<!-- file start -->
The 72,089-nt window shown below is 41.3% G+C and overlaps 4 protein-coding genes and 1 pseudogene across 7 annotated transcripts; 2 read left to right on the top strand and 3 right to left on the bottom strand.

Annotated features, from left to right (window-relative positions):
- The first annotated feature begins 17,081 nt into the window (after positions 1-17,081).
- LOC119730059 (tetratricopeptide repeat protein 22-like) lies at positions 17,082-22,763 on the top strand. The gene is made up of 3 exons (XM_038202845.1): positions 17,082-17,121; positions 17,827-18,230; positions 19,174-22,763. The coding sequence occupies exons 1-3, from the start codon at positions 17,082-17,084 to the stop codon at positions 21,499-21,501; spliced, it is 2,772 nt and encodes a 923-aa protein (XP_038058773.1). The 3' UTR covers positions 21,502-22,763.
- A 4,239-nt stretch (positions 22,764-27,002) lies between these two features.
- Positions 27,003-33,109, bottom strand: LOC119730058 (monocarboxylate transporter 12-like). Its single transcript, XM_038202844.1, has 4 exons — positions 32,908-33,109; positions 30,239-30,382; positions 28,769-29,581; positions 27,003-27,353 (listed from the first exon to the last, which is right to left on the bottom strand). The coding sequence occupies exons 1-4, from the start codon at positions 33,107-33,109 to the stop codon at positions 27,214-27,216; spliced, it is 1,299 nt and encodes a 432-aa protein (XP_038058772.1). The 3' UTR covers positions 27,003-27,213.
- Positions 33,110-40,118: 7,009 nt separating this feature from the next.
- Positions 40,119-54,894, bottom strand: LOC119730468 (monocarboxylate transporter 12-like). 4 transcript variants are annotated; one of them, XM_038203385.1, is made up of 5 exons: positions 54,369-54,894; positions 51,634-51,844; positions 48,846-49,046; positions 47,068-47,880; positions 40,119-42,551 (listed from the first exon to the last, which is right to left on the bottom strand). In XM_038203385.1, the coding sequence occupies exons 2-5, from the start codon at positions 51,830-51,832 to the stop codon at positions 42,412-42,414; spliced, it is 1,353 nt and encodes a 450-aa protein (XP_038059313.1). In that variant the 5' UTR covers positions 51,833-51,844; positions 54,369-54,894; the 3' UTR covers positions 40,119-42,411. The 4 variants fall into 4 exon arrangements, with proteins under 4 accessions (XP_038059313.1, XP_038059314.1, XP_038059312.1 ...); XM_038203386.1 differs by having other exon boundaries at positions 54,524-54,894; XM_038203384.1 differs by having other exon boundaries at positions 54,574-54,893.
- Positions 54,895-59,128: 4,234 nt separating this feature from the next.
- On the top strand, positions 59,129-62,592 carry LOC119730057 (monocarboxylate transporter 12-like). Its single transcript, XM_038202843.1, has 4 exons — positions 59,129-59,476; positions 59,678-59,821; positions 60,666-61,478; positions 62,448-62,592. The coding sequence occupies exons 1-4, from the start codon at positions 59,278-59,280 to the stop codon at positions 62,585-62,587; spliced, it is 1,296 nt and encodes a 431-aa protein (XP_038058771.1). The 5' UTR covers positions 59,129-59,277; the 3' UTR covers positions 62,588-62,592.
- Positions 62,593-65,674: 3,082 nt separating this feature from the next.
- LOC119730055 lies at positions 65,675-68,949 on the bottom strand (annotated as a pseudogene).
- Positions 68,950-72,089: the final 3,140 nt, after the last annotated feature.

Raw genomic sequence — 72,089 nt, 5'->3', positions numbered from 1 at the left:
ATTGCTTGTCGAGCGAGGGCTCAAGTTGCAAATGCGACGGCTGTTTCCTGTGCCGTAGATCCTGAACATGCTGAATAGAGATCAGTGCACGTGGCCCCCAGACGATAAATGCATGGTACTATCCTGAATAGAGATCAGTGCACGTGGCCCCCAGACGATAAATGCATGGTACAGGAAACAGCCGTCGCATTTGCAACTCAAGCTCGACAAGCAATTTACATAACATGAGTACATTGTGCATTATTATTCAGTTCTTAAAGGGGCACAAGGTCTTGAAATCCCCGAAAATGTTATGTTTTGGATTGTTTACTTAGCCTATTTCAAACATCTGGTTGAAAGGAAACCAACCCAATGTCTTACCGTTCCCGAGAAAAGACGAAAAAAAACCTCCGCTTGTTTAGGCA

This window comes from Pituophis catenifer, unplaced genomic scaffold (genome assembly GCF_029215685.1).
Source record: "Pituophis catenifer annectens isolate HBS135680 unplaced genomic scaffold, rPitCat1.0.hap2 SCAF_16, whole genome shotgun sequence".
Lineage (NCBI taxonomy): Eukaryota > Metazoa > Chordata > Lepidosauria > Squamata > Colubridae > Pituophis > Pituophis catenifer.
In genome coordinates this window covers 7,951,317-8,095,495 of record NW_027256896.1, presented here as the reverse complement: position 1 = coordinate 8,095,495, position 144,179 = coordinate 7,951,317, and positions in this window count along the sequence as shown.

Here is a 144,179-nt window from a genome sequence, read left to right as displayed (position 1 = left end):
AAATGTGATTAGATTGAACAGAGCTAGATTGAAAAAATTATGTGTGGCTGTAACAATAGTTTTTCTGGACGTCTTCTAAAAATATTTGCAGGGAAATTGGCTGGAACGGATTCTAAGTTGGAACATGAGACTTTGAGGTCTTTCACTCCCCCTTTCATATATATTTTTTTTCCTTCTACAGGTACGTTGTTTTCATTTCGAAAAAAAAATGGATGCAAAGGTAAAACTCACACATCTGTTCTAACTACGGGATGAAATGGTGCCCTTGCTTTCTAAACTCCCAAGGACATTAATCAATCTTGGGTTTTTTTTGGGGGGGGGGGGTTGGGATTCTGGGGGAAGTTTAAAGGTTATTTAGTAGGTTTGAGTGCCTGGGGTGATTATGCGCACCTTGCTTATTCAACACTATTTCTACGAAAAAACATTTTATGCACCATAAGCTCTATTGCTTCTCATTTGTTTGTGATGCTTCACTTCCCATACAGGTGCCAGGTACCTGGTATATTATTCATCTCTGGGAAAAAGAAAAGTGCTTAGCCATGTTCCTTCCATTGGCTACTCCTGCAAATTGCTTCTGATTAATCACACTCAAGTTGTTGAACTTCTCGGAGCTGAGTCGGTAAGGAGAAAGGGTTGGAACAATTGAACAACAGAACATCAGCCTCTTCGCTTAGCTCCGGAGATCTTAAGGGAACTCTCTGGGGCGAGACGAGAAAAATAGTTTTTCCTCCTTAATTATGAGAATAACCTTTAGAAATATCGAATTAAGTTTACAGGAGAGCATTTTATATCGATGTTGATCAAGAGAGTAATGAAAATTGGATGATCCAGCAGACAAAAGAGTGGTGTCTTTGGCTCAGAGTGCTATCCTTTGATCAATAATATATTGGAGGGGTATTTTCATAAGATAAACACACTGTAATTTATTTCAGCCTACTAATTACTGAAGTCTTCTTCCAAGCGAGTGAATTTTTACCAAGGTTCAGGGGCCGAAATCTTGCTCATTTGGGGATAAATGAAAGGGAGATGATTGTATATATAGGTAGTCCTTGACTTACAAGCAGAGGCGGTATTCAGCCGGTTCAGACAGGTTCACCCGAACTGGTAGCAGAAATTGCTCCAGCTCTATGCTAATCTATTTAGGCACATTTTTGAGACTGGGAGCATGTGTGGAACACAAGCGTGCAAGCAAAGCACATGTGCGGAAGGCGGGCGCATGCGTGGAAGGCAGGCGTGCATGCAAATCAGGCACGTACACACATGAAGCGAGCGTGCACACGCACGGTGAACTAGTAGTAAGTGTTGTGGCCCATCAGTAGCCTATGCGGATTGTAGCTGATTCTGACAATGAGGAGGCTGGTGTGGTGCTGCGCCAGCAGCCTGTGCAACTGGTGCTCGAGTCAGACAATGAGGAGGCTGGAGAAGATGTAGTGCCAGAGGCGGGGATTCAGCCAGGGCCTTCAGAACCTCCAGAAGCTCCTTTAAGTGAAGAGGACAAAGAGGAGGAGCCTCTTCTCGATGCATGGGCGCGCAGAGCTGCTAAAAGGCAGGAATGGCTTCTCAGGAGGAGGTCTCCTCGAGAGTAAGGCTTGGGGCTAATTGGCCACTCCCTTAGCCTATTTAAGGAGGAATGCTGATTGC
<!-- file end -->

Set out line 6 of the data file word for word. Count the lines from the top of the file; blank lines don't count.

- Positions 27,003-33,109, bottom strand: LOC119730058 (monocarboxylate transporter 12-like). Its single transcript, XM_038202844.1, has 4 exons — positions 32,908-33,109; positions 30,239-30,382; positions 28,769-29,581; positions 27,003-27,353 (listed from the first exon to the last, which is right to left on the bottom strand). The coding sequence occupies exons 1-4, from the start codon at positions 33,107-33,109 to the stop codon at positions 27,214-27,216; spliced, it is 1,299 nt and encodes a 432-aa protein (XP_038058772.1). The 3' UTR covers positions 27,003-27,213.